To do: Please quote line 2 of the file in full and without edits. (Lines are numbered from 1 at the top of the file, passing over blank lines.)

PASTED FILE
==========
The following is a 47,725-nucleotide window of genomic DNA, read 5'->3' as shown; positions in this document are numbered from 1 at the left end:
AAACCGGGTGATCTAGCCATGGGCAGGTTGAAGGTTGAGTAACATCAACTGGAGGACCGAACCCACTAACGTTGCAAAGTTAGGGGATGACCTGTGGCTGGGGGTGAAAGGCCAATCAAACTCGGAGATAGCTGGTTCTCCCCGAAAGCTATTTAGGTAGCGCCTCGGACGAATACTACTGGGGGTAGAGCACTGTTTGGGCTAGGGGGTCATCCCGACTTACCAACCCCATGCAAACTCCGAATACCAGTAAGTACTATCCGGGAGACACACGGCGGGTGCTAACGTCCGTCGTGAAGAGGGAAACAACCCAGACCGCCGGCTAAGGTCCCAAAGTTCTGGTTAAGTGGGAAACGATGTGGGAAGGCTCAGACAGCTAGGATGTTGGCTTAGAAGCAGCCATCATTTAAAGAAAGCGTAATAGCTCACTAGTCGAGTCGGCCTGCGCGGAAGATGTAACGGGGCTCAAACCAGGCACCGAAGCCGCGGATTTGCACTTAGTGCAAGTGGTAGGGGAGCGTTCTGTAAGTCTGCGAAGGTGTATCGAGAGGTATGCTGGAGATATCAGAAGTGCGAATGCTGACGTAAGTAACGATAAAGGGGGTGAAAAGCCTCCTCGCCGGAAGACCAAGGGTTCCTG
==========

AAACCGGGTGATCTAGCCATGGGCAGGTTGAAGGTTGAGTAACATCAACTGGAGGACCGAACCCACTAACGTTGCAAAGTTAGGGGATGACCTGTGGCTGGGGGTGAAAGGCCAATCAAACTCGGAGATAGCTGGTTCTCCCCGAAAGCTATTTAGGTAGCGCCTCGGACGAATACTACTGGGGGTAGAGCACTGTTTGGGCTAGGGGGTCATCCCGACTTACCAACCCCATGCAAACTCCGAATACCAGTAAGTACTATCCGGGAGACACACGGCGGGTGCTAACGTCCGTCGTGAAGAGGGAAACAACCCAGACCGCCGGCTAAGGTCCCAAAGTTCTGGTTAAGTGGGAAACGATGTGGGAAGGCTCAGACAGCTAGGATGTTGGCTTAGAAGCAGCCATCATTTAAAGAAAGCGTAATAGCTCACTAGTCGAGTCGGCCTGCGCGGAAGATGTAACGGGGCTCAAACCAGGCACCGAAGCCGCGGATTTGCACTTAGTGCAAGTGGTAGGGGAGCGTTCTGTAAGTCTGCGAAGGTGTATCGAGAGGTATGCTGGAGATATCAGAAGTGCGAATGCTGACGTAAGTAACGATAAAGGGGGTGAAAAGCCTCCTCGCCGGAAGACCAAGGGTTCCTG